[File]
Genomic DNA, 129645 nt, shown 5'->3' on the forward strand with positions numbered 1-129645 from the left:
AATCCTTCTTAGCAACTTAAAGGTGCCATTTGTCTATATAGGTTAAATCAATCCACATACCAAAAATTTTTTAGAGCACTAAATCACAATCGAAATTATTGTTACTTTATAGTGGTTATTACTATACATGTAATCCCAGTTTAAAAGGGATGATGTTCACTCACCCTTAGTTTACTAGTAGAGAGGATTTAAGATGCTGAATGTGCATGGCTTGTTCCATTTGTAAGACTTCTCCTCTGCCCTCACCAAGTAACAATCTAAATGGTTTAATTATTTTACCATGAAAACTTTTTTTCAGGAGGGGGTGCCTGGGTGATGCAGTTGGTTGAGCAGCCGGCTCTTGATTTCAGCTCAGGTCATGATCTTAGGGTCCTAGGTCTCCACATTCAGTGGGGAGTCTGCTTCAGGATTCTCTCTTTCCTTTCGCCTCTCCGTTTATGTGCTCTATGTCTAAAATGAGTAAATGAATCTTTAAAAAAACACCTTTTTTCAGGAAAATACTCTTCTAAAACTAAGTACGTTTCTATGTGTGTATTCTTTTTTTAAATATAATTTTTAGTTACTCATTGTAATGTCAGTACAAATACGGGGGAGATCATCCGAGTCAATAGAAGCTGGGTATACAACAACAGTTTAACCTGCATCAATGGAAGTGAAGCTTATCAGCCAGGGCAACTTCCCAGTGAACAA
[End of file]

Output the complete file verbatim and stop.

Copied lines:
Genomic DNA, 129645 nt, shown 5'->3' on the forward strand with positions numbered 1-129645 from the left:
AATCCTTCTTAGCAACTTAAAGGTGCCATTTGTCTATATAGGTTAAATCAATCCACATACCAAAAATTTTTTAGAGCACTAAATCACAATCGAAATTATTGTTACTTTATAGTGGTTATTACTATACATGTAATCCCAGTTTAAAAGGGATGATGTTCACTCACCCTTAGTTTACTAGTAGAGAGGATTTAAGATGCTGAATGTGCATGGCTTGTTCCATTTGTAAGACTTCTCCTCTGCCCTCACCAAGTAACAATCTAAATGGTTTAATTATTTTACCATGAAAACTTTTTTTCAGGAGGGGGTGCCTGGGTGATGCAGTTGGTTGAGCAGCCGGCTCTTGATTTCAGCTCAGGTCATGATCTTAGGGTCCTAGGTCTCCACATTCAGTGGGGAGTCTGCTTCAGGATTCTCTCTTTCCTTTCGCCTCTCCGTTTATGTGCTCTATGTCTAAAATGAGTAAATGAATCTTTAAAAAAACACCTTTTTTCAGGAAAATACTCTTCTAAAACTAAGTACGTTTCTATGTGTGTATTCTTTTTTTAAATATAATTTTTAGTTACTCATTGTAATGTCAGTACAAATACGGGGGAGATCATCCGAGTCAATAGAAGCTGGGTATACAACAACAGTTTAACCTGCATCAATGGAAGTGAAGCTTATCAGCCAGGGCAACTTCCCAGTGAACAA